Paris: Photography in 100 Masterpieces
© F.Teynard, courtesy Bibliothèque Nationale de France
© Edgar Degas, courtesy Bibliothèque Nationale de France
Nijinski par Druet, courtesy Bibliothèque Nationale de France
© Lee Friedlander, courtesy Bibliothèque Nationale de France
© Arturo Bragaglia, courtesy Bibliothèque Nationale de France
© E.J Marey, courtesy Bibliothèque Nationale de France
© A Peignot, courtesy Bibliothèque Nationale de France
© Linnaeus Tripe, courtesy Bibliothèque Nationale de France
© Lewis Baltz, courtesy Bibliothèque Nationale de France
© Eugène Durieu, courtesy Bibliothèque Nationale de France
© Emile Zola, courtesy Bibliothèque Nationale de France
© Eugene Atget, courtesy Bibliothèque Nationale de France
© Girault de Prangey, courtesy Bibliothèque Nationale de France
© Man Ray, courtesy Bibliothèque Nationale de France
An exhibition that questions the idea of a masterpiece.
The curator Sylvie Aubens and the collector Marc Pagneux have deliberately ignored the classic approaches to an exhibition. Don’t bother searching for a theme. The curators are very explicit about how this exhibition was prepared: they selected of 100 photographs which they consider masterpieces. These photographs aren’t necessarily the most famous ones, or the most beautiful or expensive, but those that are of great scientific, formal and historical interest.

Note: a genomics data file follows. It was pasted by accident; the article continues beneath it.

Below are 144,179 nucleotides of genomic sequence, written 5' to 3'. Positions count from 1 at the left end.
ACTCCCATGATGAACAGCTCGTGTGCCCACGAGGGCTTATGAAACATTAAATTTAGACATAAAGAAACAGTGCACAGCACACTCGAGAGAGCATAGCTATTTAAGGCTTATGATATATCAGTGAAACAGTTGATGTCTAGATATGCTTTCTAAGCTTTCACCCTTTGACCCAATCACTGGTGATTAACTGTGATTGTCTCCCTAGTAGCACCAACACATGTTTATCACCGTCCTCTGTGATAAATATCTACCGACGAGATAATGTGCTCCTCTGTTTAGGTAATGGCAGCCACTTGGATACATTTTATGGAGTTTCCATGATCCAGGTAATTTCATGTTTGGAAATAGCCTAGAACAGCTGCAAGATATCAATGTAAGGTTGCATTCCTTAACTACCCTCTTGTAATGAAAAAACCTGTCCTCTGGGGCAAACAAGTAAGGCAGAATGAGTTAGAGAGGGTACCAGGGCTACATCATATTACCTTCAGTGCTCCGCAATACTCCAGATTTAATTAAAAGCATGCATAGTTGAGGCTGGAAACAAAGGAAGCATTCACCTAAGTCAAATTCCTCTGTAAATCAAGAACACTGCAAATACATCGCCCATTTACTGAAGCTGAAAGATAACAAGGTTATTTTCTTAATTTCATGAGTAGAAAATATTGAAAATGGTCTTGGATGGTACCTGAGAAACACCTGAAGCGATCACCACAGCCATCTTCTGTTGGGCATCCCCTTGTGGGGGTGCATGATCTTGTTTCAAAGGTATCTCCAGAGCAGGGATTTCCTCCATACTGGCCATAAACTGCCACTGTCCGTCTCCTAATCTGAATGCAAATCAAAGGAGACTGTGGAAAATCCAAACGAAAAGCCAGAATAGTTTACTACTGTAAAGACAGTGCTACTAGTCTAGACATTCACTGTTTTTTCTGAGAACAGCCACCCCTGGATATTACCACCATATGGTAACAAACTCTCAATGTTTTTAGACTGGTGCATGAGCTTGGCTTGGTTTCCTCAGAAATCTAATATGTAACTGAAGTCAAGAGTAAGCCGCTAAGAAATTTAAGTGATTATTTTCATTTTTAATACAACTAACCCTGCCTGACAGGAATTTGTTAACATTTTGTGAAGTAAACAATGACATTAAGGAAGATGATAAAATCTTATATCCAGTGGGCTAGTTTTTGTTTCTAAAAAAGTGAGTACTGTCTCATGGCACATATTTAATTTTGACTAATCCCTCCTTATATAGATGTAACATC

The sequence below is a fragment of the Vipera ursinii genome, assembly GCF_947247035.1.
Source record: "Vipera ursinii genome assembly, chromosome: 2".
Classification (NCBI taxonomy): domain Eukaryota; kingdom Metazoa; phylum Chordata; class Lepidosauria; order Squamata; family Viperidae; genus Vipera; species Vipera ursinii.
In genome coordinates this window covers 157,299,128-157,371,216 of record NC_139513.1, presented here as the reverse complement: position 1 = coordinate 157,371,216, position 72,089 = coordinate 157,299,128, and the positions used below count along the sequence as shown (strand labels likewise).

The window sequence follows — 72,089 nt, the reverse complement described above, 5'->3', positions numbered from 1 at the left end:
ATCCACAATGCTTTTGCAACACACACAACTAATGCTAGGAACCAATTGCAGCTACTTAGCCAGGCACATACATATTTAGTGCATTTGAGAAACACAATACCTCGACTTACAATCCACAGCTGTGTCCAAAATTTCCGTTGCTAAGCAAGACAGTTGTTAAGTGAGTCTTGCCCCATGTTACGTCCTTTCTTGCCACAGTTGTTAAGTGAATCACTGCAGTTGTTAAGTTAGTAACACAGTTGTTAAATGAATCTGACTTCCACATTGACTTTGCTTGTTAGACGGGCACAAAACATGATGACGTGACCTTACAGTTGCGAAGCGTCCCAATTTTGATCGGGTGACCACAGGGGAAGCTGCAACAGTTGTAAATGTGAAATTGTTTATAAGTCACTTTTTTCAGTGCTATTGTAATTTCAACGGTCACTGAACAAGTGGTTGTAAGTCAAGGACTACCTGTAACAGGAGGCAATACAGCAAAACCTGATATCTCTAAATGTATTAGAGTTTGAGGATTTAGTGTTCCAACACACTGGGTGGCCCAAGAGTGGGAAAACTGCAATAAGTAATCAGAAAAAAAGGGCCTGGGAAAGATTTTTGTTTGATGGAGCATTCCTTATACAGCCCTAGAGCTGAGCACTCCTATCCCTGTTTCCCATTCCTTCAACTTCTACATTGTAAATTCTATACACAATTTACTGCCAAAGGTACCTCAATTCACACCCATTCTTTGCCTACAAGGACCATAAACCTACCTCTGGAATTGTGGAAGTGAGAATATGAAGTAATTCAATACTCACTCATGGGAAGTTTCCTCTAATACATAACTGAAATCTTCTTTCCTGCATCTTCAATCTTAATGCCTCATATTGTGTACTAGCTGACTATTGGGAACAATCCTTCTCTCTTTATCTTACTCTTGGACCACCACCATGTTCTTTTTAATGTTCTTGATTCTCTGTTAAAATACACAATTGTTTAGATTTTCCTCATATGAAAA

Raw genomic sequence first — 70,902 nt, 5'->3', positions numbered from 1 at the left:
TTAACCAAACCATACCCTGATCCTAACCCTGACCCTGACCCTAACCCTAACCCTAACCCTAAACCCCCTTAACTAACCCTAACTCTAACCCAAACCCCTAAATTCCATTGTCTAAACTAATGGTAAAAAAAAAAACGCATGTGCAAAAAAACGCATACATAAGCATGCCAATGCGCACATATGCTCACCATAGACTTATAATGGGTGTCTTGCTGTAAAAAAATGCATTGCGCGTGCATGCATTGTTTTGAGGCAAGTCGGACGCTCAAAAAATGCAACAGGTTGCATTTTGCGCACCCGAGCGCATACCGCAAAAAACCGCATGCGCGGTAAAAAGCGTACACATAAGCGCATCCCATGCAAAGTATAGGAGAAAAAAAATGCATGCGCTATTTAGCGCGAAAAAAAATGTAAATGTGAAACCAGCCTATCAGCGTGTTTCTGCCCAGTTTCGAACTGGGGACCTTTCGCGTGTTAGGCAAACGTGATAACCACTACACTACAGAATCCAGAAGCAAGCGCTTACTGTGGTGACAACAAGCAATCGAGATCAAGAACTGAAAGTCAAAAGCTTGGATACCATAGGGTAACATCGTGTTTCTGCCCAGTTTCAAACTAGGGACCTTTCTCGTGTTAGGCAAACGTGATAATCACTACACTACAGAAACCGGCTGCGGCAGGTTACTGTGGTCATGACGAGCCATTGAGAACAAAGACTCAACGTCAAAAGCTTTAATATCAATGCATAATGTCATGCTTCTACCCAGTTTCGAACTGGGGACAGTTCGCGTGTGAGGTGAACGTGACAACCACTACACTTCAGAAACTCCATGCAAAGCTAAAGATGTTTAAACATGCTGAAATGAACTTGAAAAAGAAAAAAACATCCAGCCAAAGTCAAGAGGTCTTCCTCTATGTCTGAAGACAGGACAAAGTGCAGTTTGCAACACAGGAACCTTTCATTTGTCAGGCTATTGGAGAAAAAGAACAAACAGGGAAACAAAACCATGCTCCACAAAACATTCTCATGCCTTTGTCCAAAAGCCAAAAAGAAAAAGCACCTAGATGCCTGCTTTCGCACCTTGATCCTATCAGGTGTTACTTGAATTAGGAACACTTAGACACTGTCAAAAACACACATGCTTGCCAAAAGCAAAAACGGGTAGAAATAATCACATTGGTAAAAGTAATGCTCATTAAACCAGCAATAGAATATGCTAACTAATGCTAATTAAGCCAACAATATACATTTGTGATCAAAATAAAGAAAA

Every photograph on display is taken from the vast collections of the Bibliothèque Nationale Française, so vast that it’s difficult to quantify. “A reasonable estimate would be five or six million prints,” they say. So their selection was, “a gamble.”
The first work on view is a photogenic drawing by William Henry Fox Talbot, “Leaf Vine” (1839); the last is a self-portrait by Emile Zola’s wife, Alexandrine, with her dog Pimpin. What do these photographs have in common?
The prints all had to be in exceptional condition, and there needed to be an interesting story behind how the photograph ended up in the collection. The legendary photograph of Gilles Caron taken on May 6, 1968, was acquired that September through the gallery Le Mur Ouvert, a testament to how curators are always on the watch.
The exhibition proceeds by aesthetic, formal and intellectual associations, as in the Gustave Le Gray’s “Vague Brisée” (1857) and Auguste-Rosalie Bisson’s “Mer de Glace (1860).
Another great innovation is to include commentary on the photographs, not by specialists, but by filmmakers, scientists, writers and even ministers. This is a real treat. We hear from Anish Kapoor, Roberto Alagna, David Lynch, Anne Pingeot, Isabelle Autissier, Olivier Py and Henri Puig, all brought together to discuss photography. And each, in his or her own way, reinvents the image, providing another story that goes beyond the collection and art history. Commenting on Weegee’s photograph “Lovers” (1954), where a woman wraps her arm around a man’s back, David Lynch writes: “She was telling him that a storm is coming.” And that’s how great stories are made!
La Photographie en 100 chefs-d’oeuvre
Until February 17th 2013
Curators : Sylvie Aubenas et Marc Pagneux
The exhibition is supported by the Fondation Louis Roederer. This year marks the 10th anniversary of the partnership between the Fondation and the Bibliothèque Nationale de France. It was Frédéric Rouzard, the executive director of the Fondation, who commented Talbot's "Feuille de vigne."
Bibliothèque nationale de France
Galerie François 1er
La photographie en cent chefs-d’oeuvre
Sylvie Aubenas and Marc Pagneux, 2012